They are bookmarks in time, but they also represent the emotional state that you’re in when you’re taking it. There’s this wonderful book that I read by Larry Fink, and he beautifully explains how not only are you taking a picture forward but you’re taking a picture backward too.

The image is revealing something about the photographer as much as it’s revealing what object or idea is being captured. If you’re aware of reading the photograph in both ways, you can start to get a feel for more of, not only the image but of the person who was taking the picture and maybe where they were or what they were trying to share and how they might be lying in the image also.

Om: How do you stand out from the crowd in this new world?

Joshua: It’s hard when you work diligently at crafting something that you feel is different from the norm that might influence your community in a different way than the everyday coffee cup. When you see these tons of images of selfies or coffee cups or food, I think it can drain your creative juices, because you’re wondering what it is that everyone’s seeing in these images and why it is that everyone’s taking them.

Those things can pull you down, or they can inspire you. They can define you as an artist. I remember early on in shooting pictures around New York, we were all shooting the Brooklyn Bridge or Central Park. I would take a picture that might have shared a new perspective. Maybe it was over in a specific corner, against a wall or something like that. I would get a certain amount of Likes, but somebody who was higher on the Instagram food chain than me would go out and take the same shot and get more Likes. They never had to reference that they got the idea from me.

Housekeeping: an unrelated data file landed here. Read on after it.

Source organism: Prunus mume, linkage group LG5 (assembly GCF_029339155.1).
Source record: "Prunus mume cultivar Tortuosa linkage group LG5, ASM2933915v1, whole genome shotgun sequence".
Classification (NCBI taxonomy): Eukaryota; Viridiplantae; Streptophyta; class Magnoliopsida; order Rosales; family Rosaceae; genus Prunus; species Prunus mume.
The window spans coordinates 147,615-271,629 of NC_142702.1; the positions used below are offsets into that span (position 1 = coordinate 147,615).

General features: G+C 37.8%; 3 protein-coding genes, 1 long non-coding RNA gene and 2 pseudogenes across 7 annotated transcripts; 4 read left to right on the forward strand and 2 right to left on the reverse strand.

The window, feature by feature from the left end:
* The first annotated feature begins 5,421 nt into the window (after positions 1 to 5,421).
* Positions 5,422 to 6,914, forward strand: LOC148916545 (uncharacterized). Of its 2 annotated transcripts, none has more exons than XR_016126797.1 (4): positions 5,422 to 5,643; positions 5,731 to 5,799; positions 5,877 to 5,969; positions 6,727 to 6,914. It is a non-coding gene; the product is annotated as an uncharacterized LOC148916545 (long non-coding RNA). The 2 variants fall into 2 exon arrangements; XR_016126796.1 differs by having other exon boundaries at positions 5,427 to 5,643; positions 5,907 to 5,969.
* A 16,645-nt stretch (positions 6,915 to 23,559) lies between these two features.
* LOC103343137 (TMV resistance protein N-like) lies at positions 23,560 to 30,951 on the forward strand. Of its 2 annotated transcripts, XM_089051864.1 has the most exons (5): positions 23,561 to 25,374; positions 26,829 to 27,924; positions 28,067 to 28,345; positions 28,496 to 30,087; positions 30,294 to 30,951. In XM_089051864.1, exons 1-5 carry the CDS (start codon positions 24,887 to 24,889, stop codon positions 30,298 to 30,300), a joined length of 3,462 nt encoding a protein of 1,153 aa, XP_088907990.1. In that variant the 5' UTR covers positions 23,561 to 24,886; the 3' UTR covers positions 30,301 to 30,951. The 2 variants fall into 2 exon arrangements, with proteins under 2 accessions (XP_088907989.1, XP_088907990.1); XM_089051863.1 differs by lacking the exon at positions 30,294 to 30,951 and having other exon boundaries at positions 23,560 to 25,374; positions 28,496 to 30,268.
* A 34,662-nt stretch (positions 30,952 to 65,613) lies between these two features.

I remember feeling so burned, like, “How could you steal my property and claim it for yourself? That’s exactly where I put my camera and I took that exact photo and nobody else had taken it like that before, and now you’re taking credit for it and getting more praise than I did.” It upset me, but that moment in itself defined me as an artist. I said, “You know what? That’s not their fault. That’s just the game.” That’s the situation we’re in, and if I decide to share my photos for free on this platform, then that’s going to be part of the requirement of doing that.

From that point on, I thought, “I need to make images that can’t be copied. I need to make images that are specifically mine.” And that’s where the idea of being a street photographer and a documentarian photographer came into my mindset.

You can’t recreate the moment that I just captured, and there was something in pushing off the coffee cup, selfie image to define who I was. Sometimes you need something that burns you a little bit to push you in the direction that’s more you.